“MEET THE LITTLE VOICES inside your head,” suggests one of the taglines for Pixar’s latest hit, Inside Out. From the perspective of five discrete emotions, the film follows the struggles of Riley, a preteen girl coping with her family’s cross country move to San Francisco. A critical as well as a commercial success, Inside Out has prompted plenty of commentary since its release in June. Witty and thoughtful, the film has the added virtue of being stimulating for parents and children alike.
At the risk of sounding like killjoys, however, we think Inside Out represents a potentially dangerous line of thinking. While great for selling movie tickets, the film’s depiction of emotions, memory, and the brain in general provides a poor model for teaching people of all ages about how their minds work. More alarmingly, the film reveals just how deeply digital technologies are reshaping — and not for the better, we believe — how we understand our mental and emotional lives.
In other words, Inside Out, like all science fiction, tells us more about our cultural attitudes than about the actual world it depicts — in this case, the world inside a child’s head. Models of the body and mind perforce reflect the concepts and technologies available to any given society. Aristotle compared axes and humans in order to argue that neither can be understood as the sum of their physical parts. Inspired by the Greeks, Descartes famously described the human body as a machine. Kant made the opposite move; he contrasted humans with watches to argue that living organisms are more than simple machines. And until after World War II, computers were literally human — a “computer” referred to someone (usually a woman) tasked with the tedious work of performing complex mathematical calculations.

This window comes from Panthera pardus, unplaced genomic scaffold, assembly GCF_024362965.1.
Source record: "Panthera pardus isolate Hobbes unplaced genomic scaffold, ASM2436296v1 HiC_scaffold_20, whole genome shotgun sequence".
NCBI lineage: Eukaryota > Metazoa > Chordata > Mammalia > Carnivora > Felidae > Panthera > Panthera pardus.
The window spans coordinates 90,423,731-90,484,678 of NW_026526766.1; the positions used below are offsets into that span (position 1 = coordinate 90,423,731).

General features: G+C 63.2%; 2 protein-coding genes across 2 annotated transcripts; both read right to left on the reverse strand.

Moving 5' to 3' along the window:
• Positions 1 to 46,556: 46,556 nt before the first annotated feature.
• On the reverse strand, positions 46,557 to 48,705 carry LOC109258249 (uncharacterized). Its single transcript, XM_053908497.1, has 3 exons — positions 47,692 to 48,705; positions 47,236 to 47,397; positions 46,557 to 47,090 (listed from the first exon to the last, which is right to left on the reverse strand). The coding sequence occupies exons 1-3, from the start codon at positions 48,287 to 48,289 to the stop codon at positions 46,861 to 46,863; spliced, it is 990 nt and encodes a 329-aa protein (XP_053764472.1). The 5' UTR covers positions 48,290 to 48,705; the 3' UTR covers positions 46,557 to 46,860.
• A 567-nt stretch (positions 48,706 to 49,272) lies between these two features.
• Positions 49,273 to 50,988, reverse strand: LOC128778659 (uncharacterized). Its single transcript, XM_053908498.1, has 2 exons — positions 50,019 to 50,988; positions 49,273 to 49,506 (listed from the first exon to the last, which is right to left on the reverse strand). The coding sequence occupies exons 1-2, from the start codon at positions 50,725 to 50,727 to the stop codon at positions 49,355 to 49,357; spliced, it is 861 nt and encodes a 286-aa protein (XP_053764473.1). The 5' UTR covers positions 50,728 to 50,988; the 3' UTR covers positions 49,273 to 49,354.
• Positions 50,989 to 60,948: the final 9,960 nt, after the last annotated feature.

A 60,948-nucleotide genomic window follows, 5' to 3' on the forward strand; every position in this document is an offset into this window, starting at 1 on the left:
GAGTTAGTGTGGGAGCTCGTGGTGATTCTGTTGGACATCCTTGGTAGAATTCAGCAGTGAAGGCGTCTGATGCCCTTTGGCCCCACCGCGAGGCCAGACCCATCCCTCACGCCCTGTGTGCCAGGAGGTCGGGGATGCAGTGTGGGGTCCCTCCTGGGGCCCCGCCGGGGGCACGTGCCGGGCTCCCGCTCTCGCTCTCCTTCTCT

Inside Out’s personification of five basic emotions — Joy, Sadness, Fear, Anger, and Disgust — presents our 21st-century audience with a model of the mind that is both technical and managerial, something of a cross between a film set and a NASA command center. In the movie, each human is controlled from a “headquarters,” where the five emotions mentioned above navigate a retro control panel imported from a Star Trek movie or a 1950s corporate boardroom. Memories — depicted as pretty, spherical touchscreen video devices — are managed through a file system, each one recorded, sorted, and stored for recall. Personality traits are depicted as self-contained theme parks, while dreams are produced in a movie studio. “Play to the camera: Riley is the camera,” a character exhorts. The mental and emotional life of Riley comes off as a mix of high-tech orchestration and joint-stock company board meeting — her five emotions fight for control and eventually learn to work harmoniously together to manage their charge.